Struggling to stay laser focused? Me too.

In a post-coursework, mid-lockdown world, university students may find themselves lacking productivity in daily life. Our recent Instagram poll found that nine out of 15 voters said that they felt de-motivated since the beginning of lockdown.

How do you stay motivated to succeed given these uncertain times? Setting goals has been found to be critical to increasing motivation and success in many areas of life. Not just any goals will do; setting the right type of goals is necessary. Here are three types of goals that can help you:

Set specific goals

The more specific your goals, the better. This will enable you to detail exactly what intermediary steps must be taken and how much time and effort may be required for each step. For example, instead of setting out to learn French by the end of the summer, set yourself a daily goal to complete 10 minutes a day on an online programme such as Duolingo. By focusing on specific tasks, you will likely feel a greater sense of satisfaction that will motivate you to complete the next task – this known as positive reinforcement. This is especially key when lockdown restrictions feel never-ending!

Set short-term goals

Setting goals that are attainable in the near future, also known as proximal goals –have been found to result in greater motivation toward attainment than those that are distant. These goals can be short-term and can build toward an eventual long-term target. For example, setting yourself a goal of reading a new book on a topic of interest is more effective than simply setting your goal to learn more about said topic. By completing one task (i.e. one book) at a time, you will be able to gain a sense of accomplishment about your own capabilities. This will drive you forward and help you evaluate your progress more reliably and regularly. Being able to cross-off tasks on a calendar or to-do-list may help you to maintain motivation. There are many digital options for these tools as well.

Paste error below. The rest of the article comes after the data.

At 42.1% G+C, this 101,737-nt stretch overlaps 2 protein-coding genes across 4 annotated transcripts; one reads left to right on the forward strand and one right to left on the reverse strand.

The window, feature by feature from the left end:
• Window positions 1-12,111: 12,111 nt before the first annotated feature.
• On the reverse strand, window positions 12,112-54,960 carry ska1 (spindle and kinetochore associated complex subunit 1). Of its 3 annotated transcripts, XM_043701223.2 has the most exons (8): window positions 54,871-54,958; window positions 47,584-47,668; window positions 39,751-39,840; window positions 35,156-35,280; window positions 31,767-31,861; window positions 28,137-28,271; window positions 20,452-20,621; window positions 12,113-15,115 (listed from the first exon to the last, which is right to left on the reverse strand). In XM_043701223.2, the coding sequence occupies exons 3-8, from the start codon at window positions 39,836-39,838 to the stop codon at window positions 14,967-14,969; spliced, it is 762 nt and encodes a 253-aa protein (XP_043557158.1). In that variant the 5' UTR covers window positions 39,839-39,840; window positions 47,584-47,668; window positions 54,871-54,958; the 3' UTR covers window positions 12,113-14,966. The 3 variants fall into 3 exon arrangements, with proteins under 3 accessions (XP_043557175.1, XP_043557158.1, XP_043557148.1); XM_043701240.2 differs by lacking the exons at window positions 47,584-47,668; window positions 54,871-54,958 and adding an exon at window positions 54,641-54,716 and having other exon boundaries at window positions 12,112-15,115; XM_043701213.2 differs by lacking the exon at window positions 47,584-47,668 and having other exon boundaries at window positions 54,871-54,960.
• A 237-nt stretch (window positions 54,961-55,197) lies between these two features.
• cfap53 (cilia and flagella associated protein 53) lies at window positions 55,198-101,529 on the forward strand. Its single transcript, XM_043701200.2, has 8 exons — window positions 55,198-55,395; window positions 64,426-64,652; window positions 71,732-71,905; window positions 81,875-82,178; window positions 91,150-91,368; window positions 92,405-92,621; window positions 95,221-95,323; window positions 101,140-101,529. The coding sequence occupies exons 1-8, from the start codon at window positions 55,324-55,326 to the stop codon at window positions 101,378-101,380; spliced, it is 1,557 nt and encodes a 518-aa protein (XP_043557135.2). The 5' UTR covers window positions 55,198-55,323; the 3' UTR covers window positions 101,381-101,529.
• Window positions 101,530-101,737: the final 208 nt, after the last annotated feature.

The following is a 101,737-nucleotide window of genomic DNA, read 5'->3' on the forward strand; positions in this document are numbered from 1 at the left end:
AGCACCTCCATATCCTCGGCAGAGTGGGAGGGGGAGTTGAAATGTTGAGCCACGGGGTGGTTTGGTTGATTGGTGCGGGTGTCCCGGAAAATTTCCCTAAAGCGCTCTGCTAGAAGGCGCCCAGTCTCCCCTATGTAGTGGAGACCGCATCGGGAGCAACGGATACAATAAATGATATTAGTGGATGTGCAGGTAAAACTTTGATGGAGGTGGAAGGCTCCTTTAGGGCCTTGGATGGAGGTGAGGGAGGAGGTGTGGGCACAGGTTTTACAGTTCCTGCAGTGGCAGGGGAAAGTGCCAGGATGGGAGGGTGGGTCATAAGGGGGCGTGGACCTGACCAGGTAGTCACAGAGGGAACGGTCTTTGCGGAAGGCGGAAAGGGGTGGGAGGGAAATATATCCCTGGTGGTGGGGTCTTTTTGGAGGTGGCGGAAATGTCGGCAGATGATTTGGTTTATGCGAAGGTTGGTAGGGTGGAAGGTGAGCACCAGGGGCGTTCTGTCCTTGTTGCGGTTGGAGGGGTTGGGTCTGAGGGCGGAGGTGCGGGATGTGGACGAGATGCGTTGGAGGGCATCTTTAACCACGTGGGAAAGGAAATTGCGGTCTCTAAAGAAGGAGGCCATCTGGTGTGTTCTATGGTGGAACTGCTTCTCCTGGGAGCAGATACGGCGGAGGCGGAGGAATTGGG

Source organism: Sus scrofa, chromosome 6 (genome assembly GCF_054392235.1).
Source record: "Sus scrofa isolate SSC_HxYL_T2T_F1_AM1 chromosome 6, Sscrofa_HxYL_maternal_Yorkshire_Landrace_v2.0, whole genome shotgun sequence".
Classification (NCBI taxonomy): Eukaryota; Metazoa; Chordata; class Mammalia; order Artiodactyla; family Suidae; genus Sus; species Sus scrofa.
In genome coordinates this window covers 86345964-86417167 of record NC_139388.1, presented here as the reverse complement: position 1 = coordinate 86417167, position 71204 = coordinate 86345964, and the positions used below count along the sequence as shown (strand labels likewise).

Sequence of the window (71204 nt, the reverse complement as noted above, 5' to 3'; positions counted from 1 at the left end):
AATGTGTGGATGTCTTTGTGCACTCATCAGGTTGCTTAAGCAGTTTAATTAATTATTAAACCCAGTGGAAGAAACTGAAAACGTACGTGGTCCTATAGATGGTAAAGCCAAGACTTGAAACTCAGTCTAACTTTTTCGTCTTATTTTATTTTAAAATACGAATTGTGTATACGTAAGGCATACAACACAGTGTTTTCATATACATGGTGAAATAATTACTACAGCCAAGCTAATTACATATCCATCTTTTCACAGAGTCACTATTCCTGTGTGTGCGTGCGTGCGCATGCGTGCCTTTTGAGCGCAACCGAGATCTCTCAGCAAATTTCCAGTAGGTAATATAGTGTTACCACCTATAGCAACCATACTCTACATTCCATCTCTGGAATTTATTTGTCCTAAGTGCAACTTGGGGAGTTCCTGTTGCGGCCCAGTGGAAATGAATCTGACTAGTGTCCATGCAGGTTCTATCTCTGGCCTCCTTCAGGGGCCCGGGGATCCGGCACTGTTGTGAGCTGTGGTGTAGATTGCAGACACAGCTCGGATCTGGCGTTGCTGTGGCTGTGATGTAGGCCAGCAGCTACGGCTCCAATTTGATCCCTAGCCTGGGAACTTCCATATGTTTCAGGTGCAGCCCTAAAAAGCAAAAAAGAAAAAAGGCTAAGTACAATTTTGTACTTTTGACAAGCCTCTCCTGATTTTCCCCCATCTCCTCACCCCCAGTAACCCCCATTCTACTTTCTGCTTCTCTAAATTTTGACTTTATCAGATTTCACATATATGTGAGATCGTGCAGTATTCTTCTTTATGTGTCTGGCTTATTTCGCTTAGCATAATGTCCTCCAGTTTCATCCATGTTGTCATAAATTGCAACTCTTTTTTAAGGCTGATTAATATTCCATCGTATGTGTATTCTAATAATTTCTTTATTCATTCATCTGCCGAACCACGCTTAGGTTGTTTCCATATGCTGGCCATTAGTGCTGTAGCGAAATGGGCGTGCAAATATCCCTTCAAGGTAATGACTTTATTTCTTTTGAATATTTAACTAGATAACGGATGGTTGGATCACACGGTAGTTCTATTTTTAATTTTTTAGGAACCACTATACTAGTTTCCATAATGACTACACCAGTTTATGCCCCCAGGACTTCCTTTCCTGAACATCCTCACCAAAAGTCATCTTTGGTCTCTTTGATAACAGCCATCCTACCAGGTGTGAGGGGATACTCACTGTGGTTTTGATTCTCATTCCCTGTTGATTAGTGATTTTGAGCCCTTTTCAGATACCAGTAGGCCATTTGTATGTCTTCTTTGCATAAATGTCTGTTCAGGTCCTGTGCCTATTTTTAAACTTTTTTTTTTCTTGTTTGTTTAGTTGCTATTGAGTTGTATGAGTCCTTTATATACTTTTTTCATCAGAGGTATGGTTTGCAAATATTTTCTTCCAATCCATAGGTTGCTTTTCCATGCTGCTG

Set challenging goals

Set challenging goals! Paradoxically, if you set goals that feel too ‘easy’, your perception of the time and effort necessary will promote procrastination and reduce your motivation to complete the task. Setting challenging tasks (that are still attainable and measurable) increases your motivation towards the attainment of the goal. The more engaged you are with a task, the more intrinsically motivated you will be towards completing it. For example, your motivation may increase if you set yourself the challenging goal of exercising four times a week for 30 minutes. This is more effective in achieving the eventual goal of fitness as opposed to aiming to exercise only once a week or seven days a week; both of these extremes will reduce your motivation towards the goal.

Whatever your goals may be during this quarantine period, prioritize your mental health. Celebrate the attainment of all goals – big or small – and allow yourself the space and time to adjust to new circumstances.

This post was written by Ms. Reina Kirpalani (@rkirpalani) a second year student on the BSc in Psychology with Education degree at UCL with minor comments from Dr Keri Wong (@DrKeriWong).

What do you do to stay motivated? Please share your tips/tricks with us at or tag us on @GlobalC19Study (Twitter) and GlobalC19Study (Instagram). We’d love to hear from you!


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